I’m used to Dick Cheney being a thug, but I don’t like it
I’ve grown almost accustomed to Vice President Dick Cheney’s condescending stare. I’ve become accepting of the brow beatings, the pursed lips and the contempt he shows for anyone that is in disagreement with him, from members of the Democratic Party to voters who view him as a threat.And I’ve even come to grips with the complete contempt he has for members of the press who ask any questions more probing than what he had for breakfast?After four years, I might have become numb to his thuggish behavior, but I will never condone it.Any one of these just mentioned traits would cause me to believe that Cheney is nothing but the quintessential grade-school bully, stomping his way through American politics without regard for anyone but himself. But Cheney’s disregard for others, especially in two recent incidents, has caused me to think more highly of our vice president.I now consider him a top-notch thug.
The first incident revolved around Cheney’s public treatment of Sen. Patrick Leahy (D-Vt.) on the Senate floor. During the annual Senate class photography session this past June – normally a nonpartisan, pleasant gathering – Leahy went over to shake Cheney’s hand. Supposedly still smarting from allegations raised by the Democrats that he was in the pocket of Halliburton, not only did the vice president refuse the offered hand, but after a brief exchange, he dropped the F-word on Leahy.I’ve never been one to believe that everyone working in the same government would get along without strife, and there is nothing I like better than when politicians, through witty repartee, sling barbs at each other. But, as my father used to say, profanity is the language of the small minded, and in this case, I have to agree.Cheney, by the way, has yet to apologize to Leahy, and it appears that no one in the Bush administration has the grapefruits to make him do it.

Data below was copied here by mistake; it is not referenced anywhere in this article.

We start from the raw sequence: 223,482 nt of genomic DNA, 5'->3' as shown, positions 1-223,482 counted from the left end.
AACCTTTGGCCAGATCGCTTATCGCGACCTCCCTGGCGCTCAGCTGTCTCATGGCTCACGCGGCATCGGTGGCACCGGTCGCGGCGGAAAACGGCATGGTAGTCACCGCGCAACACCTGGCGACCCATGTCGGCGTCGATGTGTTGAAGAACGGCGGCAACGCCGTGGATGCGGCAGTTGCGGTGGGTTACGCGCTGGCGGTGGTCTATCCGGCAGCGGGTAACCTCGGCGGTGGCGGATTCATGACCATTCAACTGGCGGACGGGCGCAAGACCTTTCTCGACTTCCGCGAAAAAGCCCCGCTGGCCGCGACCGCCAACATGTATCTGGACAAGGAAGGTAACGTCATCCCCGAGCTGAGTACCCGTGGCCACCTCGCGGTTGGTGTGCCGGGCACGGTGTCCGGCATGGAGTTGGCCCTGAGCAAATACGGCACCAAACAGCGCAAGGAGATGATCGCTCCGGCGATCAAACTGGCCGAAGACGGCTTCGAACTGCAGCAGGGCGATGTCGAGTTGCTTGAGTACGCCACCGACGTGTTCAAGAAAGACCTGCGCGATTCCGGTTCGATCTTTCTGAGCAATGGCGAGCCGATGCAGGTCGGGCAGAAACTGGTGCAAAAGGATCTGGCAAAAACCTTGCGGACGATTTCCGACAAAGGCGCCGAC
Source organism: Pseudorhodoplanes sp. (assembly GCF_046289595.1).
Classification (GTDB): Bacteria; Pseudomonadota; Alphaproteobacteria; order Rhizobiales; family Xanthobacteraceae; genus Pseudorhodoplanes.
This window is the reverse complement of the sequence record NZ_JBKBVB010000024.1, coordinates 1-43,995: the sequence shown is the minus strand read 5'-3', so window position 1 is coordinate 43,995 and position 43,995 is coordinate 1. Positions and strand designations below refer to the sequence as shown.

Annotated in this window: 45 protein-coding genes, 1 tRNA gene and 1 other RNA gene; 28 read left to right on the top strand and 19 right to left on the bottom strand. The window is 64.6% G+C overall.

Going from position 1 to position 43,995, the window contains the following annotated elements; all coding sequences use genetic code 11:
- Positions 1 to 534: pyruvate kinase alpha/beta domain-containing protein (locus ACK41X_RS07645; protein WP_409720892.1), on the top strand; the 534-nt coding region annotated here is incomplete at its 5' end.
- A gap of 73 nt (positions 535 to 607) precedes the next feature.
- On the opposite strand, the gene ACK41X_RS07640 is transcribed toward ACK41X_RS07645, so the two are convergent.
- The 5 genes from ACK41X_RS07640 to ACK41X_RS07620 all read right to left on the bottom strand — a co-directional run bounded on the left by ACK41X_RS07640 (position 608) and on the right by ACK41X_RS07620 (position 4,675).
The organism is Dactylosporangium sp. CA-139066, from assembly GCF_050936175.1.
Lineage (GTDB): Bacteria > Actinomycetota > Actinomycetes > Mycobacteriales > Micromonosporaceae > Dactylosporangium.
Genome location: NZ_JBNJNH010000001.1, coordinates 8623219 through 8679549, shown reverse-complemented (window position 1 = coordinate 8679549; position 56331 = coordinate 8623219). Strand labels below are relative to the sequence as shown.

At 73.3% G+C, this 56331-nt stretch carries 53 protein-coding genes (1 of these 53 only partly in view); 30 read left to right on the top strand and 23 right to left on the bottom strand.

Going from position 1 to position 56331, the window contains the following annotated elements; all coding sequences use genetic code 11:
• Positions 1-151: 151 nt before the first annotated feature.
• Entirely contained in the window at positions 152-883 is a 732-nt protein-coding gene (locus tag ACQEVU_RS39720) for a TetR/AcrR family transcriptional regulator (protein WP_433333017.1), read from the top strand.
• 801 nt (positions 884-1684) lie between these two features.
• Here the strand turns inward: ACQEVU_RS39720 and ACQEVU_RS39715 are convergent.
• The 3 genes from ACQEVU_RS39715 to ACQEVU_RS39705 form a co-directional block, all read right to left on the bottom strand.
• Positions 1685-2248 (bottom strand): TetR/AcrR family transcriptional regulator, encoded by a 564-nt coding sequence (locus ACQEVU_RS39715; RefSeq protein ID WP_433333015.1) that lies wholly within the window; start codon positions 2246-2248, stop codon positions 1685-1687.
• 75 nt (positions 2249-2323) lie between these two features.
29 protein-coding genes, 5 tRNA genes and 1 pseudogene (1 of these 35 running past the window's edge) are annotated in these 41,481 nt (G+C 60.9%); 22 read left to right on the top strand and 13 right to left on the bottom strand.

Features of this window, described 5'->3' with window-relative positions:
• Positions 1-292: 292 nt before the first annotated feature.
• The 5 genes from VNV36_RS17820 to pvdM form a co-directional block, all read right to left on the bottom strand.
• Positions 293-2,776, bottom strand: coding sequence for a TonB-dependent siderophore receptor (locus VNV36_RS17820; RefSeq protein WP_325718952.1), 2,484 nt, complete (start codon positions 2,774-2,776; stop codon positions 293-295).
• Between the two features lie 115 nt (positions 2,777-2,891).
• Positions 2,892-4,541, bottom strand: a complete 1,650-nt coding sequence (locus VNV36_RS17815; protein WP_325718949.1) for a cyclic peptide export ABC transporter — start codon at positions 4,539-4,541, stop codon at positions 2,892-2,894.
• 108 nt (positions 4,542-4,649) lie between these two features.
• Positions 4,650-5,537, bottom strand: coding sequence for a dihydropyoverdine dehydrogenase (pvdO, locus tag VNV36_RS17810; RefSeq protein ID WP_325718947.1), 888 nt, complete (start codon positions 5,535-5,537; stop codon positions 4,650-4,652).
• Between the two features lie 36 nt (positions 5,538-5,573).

The behavior I find the most appalling, however, revolves around Cheney standing on the front line when it comes to using fear to win votes in the current presidential election.In a recent campaign speech Cheney stated that by electing John Kerry to the White House, the American people would be inviting another terrorist attack on the scale of 9/11.Did I miss something? Wasn’t it Bush and Cheney at the helm of our country when the World Trade Centers fell? Their presence in power didn’t seem to stop terrorist before, and it hasn’t calmed things down a whole lot since.Could it be that terrorists don’t give a hoot who is running America? Could it be that terrorists are simply animals spending their lives on this earth planning the death of as many men, women and children as are possible without regard to who is in charge of our country?
After all, these people have no problem blowing themselves up, so I don’t seriously believe they care who is out to get them.So to use this fear, and to imply that a Democratic leader would do anything else except attempt to protect the American people to the best of his ability is wrong. I consider it a thug tactic. In some strange way, America has become the kid on the playground who is protected from the other kids by the bully, but in return the kid must pay the price of the bully’s wrath.And that means that it’s time to implement a zero tolerance policy for our government and, in particular, for the guys in the White House. Andrew Gmerek writes a Friday column. He can be reached at firstname.lastname@example.org.
Support Local Journalism
Support Local Journalism
As a Summit Daily News reader, you make our work possible.
Your donation will be used exclusively to support quality, local journalism.
If you don't follow the rules, your comment may be deleted.
User Legend: Moderator Trusted User